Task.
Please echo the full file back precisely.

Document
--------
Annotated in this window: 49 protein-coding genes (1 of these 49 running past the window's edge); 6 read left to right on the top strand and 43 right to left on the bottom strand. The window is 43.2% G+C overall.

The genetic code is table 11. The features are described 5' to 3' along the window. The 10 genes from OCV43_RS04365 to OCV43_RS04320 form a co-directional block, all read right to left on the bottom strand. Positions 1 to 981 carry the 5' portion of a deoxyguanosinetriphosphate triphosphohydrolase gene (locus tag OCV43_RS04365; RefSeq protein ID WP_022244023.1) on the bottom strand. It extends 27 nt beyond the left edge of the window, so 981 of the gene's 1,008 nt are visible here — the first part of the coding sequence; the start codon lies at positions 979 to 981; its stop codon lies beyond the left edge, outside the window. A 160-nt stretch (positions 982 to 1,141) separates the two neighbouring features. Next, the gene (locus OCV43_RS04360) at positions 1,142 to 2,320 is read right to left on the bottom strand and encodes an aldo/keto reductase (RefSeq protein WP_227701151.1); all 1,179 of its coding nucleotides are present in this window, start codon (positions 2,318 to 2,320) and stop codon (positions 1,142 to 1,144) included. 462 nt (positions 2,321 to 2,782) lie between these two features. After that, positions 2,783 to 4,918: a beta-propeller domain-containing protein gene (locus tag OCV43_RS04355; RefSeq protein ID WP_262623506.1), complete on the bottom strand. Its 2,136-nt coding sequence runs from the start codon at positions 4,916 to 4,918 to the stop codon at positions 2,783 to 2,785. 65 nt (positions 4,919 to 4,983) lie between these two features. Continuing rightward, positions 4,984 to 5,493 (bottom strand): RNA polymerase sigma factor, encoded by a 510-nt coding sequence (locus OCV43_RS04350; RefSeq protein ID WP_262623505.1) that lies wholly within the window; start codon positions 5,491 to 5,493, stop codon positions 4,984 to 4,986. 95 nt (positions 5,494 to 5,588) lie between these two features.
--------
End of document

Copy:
Annotated in this window: 49 protein-coding genes (1 of these 49 running past the window's edge); 6 read left to right on the top strand and 43 right to left on the bottom strand. The window is 43.2% G+C overall.

The genetic code is table 11. The features are described 5' to 3' along the window. The 10 genes from OCV43_RS04365 to OCV43_RS04320 form a co-directional block, all read right to left on the bottom strand. Positions 1 to 981 carry the 5' portion of a deoxyguanosinetriphosphate triphosphohydrolase gene (locus tag OCV43_RS04365; RefSeq protein ID WP_022244023.1) on the bottom strand. It extends 27 nt beyond the left edge of the window, so 981 of the gene's 1,008 nt are visible here — the first part of the coding sequence; the start codon lies at positions 979 to 981; its stop codon lies beyond the left edge, outside the window. A 160-nt stretch (positions 982 to 1,141) separates the two neighbouring features. Next, the gene (locus OCV43_RS04360) at positions 1,142 to 2,320 is read right to left on the bottom strand and encodes an aldo/keto reductase (RefSeq protein WP_227701151.1); all 1,179 of its coding nucleotides are present in this window, start codon (positions 2,318 to 2,320) and stop codon (positions 1,142 to 1,144) included. 462 nt (positions 2,321 to 2,782) lie between these two features. After that, positions 2,783 to 4,918: a beta-propeller domain-containing protein gene (locus tag OCV43_RS04355; RefSeq protein ID WP_262623506.1), complete on the bottom strand. Its 2,136-nt coding sequence runs from the start codon at positions 4,916 to 4,918 to the stop codon at positions 2,783 to 2,785. 65 nt (positions 4,919 to 4,983) lie between these two features. Continuing rightward, positions 4,984 to 5,493 (bottom strand): RNA polymerase sigma factor, encoded by a 510-nt coding sequence (locus OCV43_RS04350; RefSeq protein ID WP_262623505.1) that lies wholly within the window; start codon positions 5,491 to 5,493, stop codon positions 4,984 to 4,986. 95 nt (positions 5,494 to 5,588) lie between these two features.